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“There was such a grass-roots operation [in Obama’s 2008 campaign],” Harrison said. “It was really the first time you saw that type of operation take place.”

While the primary schedule isn’t finalized yet, the South Carolina contest is tentatively set for Feb. 29, 2020, a week after the Nevada caucuses are expected to take place and just days before Super Tuesday.

Already, candidates are hiring aides and advisers with deep South Carolina experience.

Earlier this month, for example, Booker brought on Clay Middleton, a former state director for Clinton’s 2016 bid and political director for Obama’s 2008 campaign, as a senior political adviser and Christale Spain, the former South Carolina political outreach director for Sen. Bernie SandersBernard (Bernie) SandersButtigieg says he wouldn't be opposed to having Phish play at his inauguration Sanders announces first endorsements in South Carolina Poll: Buttigieg surges into contention with Biden, Sanders MORE’s (I-Vt.) 2016 presidential campaign, as his state director.

Likewise, Harris hired Jalisa Washington-Price, the former South Carolina political director for Clinton’s 2016 campaign, to head up her operation in the state.

The 2020 primary contest will also be the first to feature at least two high-profile black candidates, Booker and Harris. Brad Bannon, a Democratic strategist, said that alone could carry weight in South Carolina, where African-Americans made up 61 percent of the Democratic primary electorate in 2016.

Last month, just days before he announced his candidacy for president, Booker traveled to Columbia, the state’s capital, to speak at a Martin Luther King Jr. Day rally.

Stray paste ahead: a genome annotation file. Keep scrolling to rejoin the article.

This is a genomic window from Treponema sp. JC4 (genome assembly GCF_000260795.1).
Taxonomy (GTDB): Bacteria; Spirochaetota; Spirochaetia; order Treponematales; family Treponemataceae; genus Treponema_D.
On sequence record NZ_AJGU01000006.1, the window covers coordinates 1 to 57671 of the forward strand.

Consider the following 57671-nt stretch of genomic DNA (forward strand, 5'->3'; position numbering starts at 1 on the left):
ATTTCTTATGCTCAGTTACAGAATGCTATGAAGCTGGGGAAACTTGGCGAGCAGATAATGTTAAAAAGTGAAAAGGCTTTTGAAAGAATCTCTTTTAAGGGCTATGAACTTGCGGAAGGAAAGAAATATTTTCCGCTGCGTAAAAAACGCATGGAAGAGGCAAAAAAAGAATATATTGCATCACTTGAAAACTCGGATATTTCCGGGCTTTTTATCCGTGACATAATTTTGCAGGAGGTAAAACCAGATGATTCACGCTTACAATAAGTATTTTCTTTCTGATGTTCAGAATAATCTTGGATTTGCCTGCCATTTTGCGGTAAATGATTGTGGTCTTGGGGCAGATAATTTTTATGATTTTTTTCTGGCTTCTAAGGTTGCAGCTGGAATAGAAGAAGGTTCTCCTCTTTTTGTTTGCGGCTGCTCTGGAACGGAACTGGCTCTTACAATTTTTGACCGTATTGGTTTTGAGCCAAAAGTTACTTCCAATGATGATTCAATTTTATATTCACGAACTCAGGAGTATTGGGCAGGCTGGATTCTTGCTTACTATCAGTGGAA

Also in January, Harris attended a gala hosted by Alpha Kappa Alpha, the country’s oldest black sorority, in Columbia.

The California Democrat is herself a member of the sorority, which boasts nearly 300,000 members worldwide who could give Harris an early boost among some black female voters, another crucial voting bloc for Democrats.

Securing support among South Carolina’s black voters is likely to be a crucial test for both Booker and Harris, Bannon said.

“You have two candidates here – Harris and Booker – that may have some real appeal to black voters,” Bannon said. “And it seems to me that only one of them can make it out of South Carolina.”

Harrison cautioned against “taking anything for granted” when it comes to courting black voters in the state.

In 2007, public polls initially showed Clinton leading Obama among African-Americans in South Carolina. It was only after an intense organizing effort that Obama came back to win roughly 80 percent of the black vote in the state’s primaries.

“People like both [Harris and Booker] and they’ve done well in terms of their outreach efforts. But you can’t just rest on your laurels there,” Harrison said. “At the end of the day, you have to demonstrate that you’re the best candidate for the African-American community.”

Several other 2020 hopefuls have already made a push to appeal to black voters in South Carolina.

Sanders, who is considering a White House bid but has not announced a decision yet, traveled to South Carolina along with Booker to speak at the Martin Luther King Jr. Day rally in Columbia.

And Warren has made a point in stump speeches to decry the economic barriers faced by African-Americans, including during a campaign event in South Carolina last month.

“Why has the path gotten so rocky for so many people who work hard?” Warren said. “And why is it so much rockier for African-Americans?”

With a dozen Democrats already in the race and potential campaign announcements from the likes of Sanders and former Vice President Joe BidenJoseph (Joe) Robinette BidenButtigieg says he wouldn't be opposed to having Phish play at his inauguration Poll: Buttigieg surges into contention with Biden, Sanders Buttigieg to fundraise in DC with major Obama, Clinton bundlers next month: report MORE, the candidate visits to South Carolina are only likely to become more frequent.

“You’re going to see a lot of candidates come through South Carolina and the voters here are going to go on a lot of dates with the candidates,” Robertson said. “But none of them need to get married on the first date.”